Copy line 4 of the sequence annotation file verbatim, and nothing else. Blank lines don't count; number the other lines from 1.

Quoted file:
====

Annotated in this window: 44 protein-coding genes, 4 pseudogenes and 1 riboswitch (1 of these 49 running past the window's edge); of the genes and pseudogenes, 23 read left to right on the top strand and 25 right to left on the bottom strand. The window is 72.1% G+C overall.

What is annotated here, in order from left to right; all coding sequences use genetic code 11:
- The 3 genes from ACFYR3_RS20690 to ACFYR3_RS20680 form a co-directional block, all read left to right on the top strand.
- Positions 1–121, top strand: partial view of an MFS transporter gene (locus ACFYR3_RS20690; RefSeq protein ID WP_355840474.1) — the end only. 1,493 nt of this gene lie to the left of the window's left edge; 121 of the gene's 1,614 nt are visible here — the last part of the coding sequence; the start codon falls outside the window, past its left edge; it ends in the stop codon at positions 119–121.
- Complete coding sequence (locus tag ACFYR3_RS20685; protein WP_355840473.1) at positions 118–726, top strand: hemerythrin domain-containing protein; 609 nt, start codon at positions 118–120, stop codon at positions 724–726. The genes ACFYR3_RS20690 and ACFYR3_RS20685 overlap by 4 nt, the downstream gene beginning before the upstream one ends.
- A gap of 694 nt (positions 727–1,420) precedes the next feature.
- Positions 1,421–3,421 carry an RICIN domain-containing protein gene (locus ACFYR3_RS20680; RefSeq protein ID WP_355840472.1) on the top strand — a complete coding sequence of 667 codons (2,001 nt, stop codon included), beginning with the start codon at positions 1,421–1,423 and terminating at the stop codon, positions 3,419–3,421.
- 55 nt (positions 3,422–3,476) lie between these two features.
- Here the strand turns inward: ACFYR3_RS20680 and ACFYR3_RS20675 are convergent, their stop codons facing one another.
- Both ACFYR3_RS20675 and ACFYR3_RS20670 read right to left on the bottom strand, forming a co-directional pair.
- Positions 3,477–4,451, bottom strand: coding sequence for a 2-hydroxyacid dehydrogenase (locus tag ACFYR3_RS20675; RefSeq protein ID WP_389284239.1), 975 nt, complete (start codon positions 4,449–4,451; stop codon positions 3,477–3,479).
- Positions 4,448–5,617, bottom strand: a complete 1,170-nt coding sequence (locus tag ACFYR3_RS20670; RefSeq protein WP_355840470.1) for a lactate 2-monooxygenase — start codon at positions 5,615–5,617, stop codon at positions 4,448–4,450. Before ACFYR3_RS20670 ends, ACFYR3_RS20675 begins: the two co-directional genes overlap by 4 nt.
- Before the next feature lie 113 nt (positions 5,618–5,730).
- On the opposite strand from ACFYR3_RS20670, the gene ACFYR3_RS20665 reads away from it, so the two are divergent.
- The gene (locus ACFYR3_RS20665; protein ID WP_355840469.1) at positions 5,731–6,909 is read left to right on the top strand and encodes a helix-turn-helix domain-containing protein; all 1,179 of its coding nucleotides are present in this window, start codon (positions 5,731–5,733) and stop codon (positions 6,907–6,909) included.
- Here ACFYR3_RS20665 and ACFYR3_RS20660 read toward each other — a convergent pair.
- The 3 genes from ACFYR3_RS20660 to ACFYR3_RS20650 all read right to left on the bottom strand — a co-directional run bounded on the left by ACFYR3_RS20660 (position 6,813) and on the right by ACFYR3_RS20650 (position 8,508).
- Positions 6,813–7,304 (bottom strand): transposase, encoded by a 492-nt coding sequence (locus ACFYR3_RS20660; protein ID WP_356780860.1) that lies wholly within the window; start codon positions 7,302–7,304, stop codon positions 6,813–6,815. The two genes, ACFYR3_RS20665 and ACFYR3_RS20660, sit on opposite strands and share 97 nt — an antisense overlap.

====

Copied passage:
- Positions 1–121, top strand: partial view of an MFS transporter gene (locus ACFYR3_RS20690; RefSeq protein ID WP_355840474.1) — the end only. 1,493 nt of this gene lie to the left of the window's left edge; 121 of the gene's 1,614 nt are visible here — the last part of the coding sequence; the start codon falls outside the window, past its left edge; it ends in the stop codon at positions 119–121.